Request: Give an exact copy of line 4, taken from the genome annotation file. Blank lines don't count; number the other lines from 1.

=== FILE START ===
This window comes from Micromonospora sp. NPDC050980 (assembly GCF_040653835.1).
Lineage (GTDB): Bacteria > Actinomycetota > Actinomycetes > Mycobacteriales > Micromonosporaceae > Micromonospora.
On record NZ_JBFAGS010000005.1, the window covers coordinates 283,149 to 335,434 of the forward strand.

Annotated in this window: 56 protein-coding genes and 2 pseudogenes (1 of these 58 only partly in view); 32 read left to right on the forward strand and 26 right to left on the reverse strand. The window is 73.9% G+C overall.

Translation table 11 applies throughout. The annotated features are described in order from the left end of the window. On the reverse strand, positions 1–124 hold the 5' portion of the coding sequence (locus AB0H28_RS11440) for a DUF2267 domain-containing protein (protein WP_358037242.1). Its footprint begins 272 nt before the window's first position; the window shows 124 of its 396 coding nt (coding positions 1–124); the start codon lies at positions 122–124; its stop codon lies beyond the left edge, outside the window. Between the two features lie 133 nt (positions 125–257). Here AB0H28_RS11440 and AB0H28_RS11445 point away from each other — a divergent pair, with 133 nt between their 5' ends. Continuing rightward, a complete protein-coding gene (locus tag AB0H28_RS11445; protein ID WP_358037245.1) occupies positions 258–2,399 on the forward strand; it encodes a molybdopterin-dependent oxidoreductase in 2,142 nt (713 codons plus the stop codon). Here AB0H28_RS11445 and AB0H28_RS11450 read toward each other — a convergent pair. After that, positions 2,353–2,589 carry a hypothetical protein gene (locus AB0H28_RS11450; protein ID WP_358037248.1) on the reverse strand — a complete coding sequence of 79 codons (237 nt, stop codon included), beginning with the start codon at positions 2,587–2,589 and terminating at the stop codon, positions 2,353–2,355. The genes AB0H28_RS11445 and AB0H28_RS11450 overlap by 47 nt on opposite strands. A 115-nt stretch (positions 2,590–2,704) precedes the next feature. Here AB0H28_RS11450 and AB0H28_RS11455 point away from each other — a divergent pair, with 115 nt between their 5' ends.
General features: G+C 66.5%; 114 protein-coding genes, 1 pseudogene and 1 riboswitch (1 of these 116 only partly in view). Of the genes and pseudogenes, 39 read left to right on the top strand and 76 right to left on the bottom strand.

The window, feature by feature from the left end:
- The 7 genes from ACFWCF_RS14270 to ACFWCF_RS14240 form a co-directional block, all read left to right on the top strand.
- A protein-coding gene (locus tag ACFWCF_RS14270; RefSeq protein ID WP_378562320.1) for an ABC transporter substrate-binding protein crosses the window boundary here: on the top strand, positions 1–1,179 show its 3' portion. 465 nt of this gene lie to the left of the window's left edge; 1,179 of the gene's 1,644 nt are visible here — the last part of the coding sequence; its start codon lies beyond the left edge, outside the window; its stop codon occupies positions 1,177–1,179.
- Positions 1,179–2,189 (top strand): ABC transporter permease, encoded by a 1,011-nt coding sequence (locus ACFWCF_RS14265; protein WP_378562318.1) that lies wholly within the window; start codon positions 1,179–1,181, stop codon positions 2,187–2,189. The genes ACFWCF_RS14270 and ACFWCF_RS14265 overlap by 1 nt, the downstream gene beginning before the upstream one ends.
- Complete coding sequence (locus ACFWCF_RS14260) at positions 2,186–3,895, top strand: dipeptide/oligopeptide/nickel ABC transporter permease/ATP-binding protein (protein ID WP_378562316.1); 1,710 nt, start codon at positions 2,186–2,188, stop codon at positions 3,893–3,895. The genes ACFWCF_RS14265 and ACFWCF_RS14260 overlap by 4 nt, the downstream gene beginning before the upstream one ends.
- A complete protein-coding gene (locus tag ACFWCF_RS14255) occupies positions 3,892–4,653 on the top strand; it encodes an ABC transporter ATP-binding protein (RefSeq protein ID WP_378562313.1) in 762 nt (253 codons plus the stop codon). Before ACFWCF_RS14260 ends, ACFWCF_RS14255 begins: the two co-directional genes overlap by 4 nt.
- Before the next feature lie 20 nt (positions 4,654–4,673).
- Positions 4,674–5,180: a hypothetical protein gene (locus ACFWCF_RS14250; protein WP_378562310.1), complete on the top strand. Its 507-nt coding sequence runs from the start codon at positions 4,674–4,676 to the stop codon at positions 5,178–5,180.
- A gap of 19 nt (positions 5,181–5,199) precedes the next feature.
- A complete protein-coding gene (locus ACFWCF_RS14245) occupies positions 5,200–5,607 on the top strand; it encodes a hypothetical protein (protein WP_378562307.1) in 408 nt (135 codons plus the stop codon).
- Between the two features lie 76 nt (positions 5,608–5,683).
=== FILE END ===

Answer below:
Annotated in this window: 56 protein-coding genes and 2 pseudogenes (1 of these 58 only partly in view); 32 read left to right on the forward strand and 26 right to left on the reverse strand. The window is 73.9% G+C overall.